farmers, cooks, eaters

Hail Autumn! Hail Pumpkin!

Written by Lindsey on Oct 27, 2011

Some people think that the shorter days are a drag, but I don’t mind.  To me there’s no sweeter time than when the mornings start to crisp and the woodsmoke sings from chimneys.  As a kid, I used to favor summer; it got me out of the classroom and into the swimming pool.  But lately each year, I crave autumn more: the scarfs, the leaves, and of course, the food. 

Fall is the apex of seasonal food.  It’s the local eater’s dream: the ripe flesh of fruits and veggies, the warm scents of cinnamon and nutmeg quivering in the air.  The farmer’s market stalls bust with butternut squash, honeycrisp apples and perfect orange pumpkins.  When Fall swoons in grey skies and yellow leaves, it’s time to warm our bellies, warm our fingers. It’s time to put the soup on and crank the oven up.

It’s time to praise the pumpkin!  As I type this, I’ve got in my oven a sugar pie pumpkin roasting on the top rack and its seeds toasting on the bottom rack.  Another pumpkin waits on my countertop.  The farmer who sold me these grinned and said, “These ain’t no city pumpkins,” as he brushed brown dirt away from their fresh, bright skins. 

Pumpkin, or any winter squash really, is not only the quintessential fall flavor, but it’s easy to cook as a main, side or dessert.  I usually cut one in half and scoop the seeds out before roasting.  For a sweet, simple side, I brush the inner flesh with melted butter or olive oil and dust with brown sugar.  Today, though, I’m making Pumpkin Steamed Pudding (in the singular because I don’t have ramekins).  When my pumpkin cools down, I’ll scoop the flesh out and puree it; whip it up with butter, flour, sugar and eggs; and turn it out into a pie pan with a glom of syrup blanketing the bottom.  It steams in the oven for about an hour after that, so it’s a delight for lazy afternoons, and its sensual scent beats potpourri any day.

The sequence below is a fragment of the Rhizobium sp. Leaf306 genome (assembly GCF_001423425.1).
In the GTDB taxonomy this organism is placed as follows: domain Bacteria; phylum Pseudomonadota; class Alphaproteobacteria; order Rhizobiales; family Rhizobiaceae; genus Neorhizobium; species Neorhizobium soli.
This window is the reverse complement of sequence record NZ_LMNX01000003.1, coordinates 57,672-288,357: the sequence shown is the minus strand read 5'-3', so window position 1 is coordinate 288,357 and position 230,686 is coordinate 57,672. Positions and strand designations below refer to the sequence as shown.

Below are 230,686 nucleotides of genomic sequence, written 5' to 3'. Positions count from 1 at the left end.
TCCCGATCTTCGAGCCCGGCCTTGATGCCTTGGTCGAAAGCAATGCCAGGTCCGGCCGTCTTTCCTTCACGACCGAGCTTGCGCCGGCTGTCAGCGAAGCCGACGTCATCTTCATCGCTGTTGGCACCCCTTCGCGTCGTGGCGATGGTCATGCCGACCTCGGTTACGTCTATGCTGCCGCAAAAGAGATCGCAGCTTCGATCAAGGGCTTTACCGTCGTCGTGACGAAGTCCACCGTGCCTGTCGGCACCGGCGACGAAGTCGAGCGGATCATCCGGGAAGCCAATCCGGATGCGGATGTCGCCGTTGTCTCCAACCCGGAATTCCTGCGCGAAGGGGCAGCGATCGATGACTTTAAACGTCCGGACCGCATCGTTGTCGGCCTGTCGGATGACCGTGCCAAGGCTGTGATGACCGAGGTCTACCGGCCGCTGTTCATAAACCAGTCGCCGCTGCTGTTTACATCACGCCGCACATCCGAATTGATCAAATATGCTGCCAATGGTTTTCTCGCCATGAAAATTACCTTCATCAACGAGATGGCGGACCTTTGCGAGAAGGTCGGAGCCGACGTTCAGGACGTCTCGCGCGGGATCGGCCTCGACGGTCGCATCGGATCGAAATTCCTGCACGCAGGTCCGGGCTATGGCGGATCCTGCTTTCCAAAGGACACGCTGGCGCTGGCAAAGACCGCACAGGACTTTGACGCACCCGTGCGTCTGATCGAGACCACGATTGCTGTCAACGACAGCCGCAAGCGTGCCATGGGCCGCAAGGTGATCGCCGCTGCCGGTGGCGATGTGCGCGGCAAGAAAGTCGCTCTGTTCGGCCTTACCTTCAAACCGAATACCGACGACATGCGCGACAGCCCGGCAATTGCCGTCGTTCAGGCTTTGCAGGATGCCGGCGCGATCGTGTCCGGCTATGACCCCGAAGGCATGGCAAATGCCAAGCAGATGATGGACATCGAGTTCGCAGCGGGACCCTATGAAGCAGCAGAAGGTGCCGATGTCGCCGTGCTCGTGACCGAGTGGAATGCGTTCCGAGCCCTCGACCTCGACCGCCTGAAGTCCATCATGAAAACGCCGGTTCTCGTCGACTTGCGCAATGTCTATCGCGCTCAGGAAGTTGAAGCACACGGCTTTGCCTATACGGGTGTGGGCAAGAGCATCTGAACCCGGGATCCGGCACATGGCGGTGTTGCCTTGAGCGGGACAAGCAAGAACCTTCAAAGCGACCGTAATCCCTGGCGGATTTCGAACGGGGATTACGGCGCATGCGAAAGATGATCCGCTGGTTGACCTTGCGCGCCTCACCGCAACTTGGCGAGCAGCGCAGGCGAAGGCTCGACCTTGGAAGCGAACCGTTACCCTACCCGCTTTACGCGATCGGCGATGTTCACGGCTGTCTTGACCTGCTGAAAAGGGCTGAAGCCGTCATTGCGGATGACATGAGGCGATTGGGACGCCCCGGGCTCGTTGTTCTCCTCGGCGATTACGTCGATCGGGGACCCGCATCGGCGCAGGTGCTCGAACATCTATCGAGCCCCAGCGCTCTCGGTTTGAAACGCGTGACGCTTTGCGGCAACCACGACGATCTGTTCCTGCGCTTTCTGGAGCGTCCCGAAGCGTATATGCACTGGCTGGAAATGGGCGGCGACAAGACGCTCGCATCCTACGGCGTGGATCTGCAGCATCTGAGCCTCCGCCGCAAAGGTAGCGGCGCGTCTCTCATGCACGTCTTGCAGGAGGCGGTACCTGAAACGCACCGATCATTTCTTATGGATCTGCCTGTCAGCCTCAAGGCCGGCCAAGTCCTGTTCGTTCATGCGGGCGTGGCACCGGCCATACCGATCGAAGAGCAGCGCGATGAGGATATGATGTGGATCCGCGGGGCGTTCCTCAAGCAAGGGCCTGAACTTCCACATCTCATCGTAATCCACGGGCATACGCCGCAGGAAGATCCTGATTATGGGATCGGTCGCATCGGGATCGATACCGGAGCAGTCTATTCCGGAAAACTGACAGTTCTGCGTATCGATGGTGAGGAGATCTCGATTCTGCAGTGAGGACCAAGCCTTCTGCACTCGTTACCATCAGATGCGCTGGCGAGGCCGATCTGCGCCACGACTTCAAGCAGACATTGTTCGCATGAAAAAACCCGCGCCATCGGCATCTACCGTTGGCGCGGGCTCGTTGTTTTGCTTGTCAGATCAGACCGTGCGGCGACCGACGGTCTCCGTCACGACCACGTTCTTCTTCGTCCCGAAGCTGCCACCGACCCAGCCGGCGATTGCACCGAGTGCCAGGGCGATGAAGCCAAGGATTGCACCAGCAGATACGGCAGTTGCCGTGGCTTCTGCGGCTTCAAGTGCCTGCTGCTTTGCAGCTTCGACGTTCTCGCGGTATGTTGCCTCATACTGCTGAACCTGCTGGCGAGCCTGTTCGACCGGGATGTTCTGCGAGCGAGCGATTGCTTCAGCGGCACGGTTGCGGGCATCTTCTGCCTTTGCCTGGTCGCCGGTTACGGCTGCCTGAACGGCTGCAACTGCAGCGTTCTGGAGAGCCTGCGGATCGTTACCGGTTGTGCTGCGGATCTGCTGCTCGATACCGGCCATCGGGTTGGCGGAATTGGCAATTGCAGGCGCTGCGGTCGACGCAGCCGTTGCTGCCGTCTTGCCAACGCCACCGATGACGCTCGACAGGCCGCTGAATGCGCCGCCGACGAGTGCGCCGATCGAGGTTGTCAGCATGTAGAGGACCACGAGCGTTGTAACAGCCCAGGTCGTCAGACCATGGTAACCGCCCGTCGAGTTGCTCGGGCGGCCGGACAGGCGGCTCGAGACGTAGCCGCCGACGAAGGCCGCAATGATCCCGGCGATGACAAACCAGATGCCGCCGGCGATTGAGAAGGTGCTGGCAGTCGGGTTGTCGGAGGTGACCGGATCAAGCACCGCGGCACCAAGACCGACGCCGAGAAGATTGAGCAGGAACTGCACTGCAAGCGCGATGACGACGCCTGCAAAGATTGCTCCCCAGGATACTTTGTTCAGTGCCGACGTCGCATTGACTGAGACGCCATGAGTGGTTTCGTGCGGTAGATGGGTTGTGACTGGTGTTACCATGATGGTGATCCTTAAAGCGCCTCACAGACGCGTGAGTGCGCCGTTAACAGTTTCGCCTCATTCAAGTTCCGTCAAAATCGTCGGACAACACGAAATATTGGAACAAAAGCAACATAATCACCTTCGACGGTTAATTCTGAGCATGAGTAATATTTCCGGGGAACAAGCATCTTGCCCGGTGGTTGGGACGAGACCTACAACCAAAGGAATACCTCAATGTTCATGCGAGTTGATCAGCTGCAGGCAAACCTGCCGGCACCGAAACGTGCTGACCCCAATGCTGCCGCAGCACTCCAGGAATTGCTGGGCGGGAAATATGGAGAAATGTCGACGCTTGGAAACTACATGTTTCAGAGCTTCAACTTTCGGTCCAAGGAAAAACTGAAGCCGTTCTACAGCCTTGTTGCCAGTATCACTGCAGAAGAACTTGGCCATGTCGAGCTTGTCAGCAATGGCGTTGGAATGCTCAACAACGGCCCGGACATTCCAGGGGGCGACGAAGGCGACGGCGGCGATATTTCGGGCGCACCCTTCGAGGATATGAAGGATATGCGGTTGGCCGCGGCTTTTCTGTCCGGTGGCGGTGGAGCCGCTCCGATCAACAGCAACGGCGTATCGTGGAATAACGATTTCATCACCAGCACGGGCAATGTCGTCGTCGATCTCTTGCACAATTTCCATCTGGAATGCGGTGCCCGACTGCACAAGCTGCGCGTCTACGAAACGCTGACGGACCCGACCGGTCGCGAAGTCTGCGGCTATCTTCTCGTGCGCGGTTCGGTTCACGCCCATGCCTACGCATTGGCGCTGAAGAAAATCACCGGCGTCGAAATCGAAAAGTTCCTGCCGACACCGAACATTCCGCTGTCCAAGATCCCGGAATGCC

My extra one will be Pumpkin Soup tomorrow and cooks just as easy.  Sauté some onion, red pepper and carrots; add the pumpkin and stock; simmer; blend; eat.  It’s all about simple cooking, and for pumpkin, there just ain’t nothing to it at all.

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